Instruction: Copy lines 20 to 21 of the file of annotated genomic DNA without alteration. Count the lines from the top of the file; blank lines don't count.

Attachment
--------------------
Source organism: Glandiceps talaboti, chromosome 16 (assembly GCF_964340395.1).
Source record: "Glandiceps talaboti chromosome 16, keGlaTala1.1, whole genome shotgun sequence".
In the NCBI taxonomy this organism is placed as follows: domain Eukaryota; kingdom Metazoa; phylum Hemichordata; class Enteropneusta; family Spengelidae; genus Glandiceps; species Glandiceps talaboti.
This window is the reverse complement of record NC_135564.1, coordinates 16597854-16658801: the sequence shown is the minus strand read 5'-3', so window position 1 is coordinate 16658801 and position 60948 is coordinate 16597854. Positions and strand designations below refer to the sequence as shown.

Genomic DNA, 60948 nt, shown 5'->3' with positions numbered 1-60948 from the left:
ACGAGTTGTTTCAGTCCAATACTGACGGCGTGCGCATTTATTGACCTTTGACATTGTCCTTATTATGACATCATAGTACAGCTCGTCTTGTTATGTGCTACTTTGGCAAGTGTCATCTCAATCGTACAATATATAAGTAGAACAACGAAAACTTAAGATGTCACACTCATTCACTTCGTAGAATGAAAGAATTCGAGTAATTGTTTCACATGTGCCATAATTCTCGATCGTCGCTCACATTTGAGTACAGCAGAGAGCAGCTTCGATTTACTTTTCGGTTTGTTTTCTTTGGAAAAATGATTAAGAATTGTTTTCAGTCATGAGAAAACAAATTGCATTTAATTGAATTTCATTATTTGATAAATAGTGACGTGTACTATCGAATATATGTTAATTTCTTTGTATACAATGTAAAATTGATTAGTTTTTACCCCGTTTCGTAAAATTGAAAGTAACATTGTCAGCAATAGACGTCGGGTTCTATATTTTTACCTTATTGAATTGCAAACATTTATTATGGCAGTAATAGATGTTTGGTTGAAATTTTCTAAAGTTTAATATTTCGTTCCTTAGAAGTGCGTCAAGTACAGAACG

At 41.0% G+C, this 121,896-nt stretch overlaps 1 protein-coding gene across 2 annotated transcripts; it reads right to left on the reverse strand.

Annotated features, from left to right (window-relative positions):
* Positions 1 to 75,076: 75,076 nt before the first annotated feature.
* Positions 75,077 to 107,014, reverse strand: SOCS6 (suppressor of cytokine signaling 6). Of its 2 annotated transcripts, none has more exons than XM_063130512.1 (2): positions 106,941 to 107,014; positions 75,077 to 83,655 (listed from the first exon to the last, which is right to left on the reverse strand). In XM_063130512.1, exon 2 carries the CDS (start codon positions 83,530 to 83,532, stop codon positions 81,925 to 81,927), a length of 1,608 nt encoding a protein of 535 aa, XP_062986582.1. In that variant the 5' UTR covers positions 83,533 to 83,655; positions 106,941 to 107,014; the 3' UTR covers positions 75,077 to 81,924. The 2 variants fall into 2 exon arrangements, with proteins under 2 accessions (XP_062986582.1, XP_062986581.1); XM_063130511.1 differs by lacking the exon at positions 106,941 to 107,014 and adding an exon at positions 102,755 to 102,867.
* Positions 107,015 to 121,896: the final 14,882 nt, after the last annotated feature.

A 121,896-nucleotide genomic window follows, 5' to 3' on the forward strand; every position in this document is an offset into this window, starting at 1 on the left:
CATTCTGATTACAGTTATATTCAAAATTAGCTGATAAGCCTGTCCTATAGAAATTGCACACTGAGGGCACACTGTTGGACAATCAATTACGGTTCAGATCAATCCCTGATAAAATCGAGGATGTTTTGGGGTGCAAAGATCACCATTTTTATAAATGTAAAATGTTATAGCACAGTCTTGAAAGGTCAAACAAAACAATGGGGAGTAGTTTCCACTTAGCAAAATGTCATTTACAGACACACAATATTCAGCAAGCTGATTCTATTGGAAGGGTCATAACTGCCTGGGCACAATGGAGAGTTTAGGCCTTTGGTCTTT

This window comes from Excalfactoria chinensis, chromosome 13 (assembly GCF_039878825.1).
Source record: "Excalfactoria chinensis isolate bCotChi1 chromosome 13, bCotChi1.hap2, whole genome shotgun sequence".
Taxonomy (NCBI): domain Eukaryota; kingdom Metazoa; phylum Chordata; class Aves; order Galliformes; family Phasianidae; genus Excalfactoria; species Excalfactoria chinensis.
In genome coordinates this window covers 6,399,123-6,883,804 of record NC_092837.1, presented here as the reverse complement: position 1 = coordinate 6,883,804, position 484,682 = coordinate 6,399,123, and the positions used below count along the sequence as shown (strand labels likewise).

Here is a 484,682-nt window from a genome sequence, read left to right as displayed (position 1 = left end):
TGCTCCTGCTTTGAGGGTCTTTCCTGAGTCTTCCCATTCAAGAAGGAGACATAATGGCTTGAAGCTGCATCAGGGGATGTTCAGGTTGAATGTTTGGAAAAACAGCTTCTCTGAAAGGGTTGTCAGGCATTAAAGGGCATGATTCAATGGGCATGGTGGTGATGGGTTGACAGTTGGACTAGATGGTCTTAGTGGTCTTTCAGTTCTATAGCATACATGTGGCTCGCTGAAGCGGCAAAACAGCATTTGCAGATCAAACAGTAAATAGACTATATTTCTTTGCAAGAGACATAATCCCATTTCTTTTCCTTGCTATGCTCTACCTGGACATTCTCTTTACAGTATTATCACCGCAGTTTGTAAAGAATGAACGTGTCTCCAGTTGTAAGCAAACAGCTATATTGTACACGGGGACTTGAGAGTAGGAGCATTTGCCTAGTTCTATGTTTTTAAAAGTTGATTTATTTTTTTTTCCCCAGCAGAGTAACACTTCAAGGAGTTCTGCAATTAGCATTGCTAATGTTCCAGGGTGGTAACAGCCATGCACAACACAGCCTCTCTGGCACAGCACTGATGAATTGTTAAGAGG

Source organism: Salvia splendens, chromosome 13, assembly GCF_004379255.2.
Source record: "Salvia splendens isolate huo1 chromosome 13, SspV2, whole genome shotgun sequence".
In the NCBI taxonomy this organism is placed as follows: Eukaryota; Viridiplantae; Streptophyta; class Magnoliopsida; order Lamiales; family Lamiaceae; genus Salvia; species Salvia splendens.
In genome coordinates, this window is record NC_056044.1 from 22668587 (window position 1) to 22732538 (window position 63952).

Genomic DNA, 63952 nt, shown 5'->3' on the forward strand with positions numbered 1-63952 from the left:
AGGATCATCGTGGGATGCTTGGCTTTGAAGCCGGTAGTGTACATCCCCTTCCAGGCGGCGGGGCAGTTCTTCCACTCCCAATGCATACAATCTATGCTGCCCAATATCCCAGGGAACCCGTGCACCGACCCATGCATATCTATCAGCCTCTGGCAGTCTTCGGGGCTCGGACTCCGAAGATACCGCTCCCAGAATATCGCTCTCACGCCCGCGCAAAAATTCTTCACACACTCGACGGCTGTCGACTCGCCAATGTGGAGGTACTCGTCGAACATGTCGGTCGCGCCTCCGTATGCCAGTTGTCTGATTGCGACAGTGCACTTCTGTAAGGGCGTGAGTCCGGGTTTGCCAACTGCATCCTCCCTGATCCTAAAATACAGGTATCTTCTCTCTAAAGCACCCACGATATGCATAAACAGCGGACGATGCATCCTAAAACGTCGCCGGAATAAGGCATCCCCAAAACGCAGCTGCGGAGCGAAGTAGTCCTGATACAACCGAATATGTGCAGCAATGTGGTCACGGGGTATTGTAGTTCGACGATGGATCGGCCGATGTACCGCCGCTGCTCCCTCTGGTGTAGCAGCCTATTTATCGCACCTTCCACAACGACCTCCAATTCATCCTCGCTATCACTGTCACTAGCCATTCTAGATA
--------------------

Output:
Source organism: Salvia splendens, chromosome 13, assembly GCF_004379255.2.
Source record: "Salvia splendens isolate huo1 chromosome 13, SspV2, whole genome shotgun sequence".